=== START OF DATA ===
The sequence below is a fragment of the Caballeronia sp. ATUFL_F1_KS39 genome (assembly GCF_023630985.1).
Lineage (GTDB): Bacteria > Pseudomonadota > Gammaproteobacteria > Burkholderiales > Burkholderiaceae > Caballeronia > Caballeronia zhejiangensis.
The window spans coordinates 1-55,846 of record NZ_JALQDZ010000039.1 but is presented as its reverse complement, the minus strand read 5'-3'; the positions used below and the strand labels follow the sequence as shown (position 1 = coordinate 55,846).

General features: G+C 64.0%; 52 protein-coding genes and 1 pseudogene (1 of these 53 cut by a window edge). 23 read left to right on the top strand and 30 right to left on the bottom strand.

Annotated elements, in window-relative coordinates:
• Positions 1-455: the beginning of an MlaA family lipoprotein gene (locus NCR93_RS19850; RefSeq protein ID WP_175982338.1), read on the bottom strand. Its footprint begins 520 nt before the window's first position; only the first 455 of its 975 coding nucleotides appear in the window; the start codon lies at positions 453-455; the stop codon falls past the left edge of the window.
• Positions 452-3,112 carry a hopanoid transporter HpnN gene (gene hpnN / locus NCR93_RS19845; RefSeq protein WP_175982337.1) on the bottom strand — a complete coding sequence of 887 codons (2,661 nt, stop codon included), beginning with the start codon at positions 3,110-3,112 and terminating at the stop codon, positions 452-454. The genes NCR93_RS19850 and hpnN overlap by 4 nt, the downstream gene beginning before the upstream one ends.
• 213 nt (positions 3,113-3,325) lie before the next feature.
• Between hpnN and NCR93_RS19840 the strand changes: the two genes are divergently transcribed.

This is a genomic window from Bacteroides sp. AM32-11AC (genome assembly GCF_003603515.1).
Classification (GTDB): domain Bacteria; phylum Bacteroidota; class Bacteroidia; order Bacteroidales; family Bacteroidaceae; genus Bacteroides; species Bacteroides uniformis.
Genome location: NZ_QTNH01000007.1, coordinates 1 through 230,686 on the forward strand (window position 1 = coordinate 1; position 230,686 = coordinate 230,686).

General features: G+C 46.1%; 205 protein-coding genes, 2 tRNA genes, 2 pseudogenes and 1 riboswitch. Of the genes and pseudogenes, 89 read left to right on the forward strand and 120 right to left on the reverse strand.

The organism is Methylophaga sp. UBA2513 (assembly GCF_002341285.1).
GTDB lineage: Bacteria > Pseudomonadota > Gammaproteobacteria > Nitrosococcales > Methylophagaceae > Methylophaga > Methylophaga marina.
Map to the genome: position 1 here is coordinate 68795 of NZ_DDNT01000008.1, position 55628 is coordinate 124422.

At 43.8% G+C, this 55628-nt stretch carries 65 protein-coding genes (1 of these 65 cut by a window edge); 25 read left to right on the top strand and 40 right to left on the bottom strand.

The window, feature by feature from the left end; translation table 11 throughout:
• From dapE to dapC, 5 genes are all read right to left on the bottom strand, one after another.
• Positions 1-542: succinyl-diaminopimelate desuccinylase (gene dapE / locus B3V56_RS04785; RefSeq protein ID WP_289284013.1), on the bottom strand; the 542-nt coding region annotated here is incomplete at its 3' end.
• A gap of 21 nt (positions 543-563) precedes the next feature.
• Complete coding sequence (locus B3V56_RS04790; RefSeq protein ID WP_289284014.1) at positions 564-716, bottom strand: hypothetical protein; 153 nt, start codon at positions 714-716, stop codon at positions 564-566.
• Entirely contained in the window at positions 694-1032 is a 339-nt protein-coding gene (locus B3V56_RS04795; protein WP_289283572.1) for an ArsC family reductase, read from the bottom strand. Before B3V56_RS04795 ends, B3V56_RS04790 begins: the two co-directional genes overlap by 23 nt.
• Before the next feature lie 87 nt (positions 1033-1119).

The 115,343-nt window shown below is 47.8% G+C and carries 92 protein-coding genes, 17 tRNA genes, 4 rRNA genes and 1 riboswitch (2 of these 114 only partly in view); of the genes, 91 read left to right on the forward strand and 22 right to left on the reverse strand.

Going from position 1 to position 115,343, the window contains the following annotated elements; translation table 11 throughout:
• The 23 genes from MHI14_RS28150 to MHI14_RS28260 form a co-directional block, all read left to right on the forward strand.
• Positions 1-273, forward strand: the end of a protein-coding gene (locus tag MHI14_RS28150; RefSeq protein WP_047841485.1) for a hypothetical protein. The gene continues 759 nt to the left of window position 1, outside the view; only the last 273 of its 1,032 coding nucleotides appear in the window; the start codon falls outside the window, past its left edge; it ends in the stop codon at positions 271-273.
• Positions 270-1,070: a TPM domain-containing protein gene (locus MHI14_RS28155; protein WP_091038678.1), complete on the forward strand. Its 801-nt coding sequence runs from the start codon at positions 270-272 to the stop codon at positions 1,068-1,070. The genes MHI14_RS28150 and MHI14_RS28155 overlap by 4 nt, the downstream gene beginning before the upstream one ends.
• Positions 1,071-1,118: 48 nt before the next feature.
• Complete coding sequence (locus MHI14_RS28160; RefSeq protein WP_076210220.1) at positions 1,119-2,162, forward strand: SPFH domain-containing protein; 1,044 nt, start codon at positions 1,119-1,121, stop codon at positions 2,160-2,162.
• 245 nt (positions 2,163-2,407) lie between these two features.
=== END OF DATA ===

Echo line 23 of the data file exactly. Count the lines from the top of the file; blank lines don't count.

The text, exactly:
• Entirely contained in the window at positions 694-1032 is a 339-nt protein-coding gene (locus B3V56_RS04795; protein WP_289283572.1) for an ArsC family reductase, read from the bottom strand. Before B3V56_RS04795 ends, B3V56_RS04790 begins: the two co-directional genes overlap by 23 nt.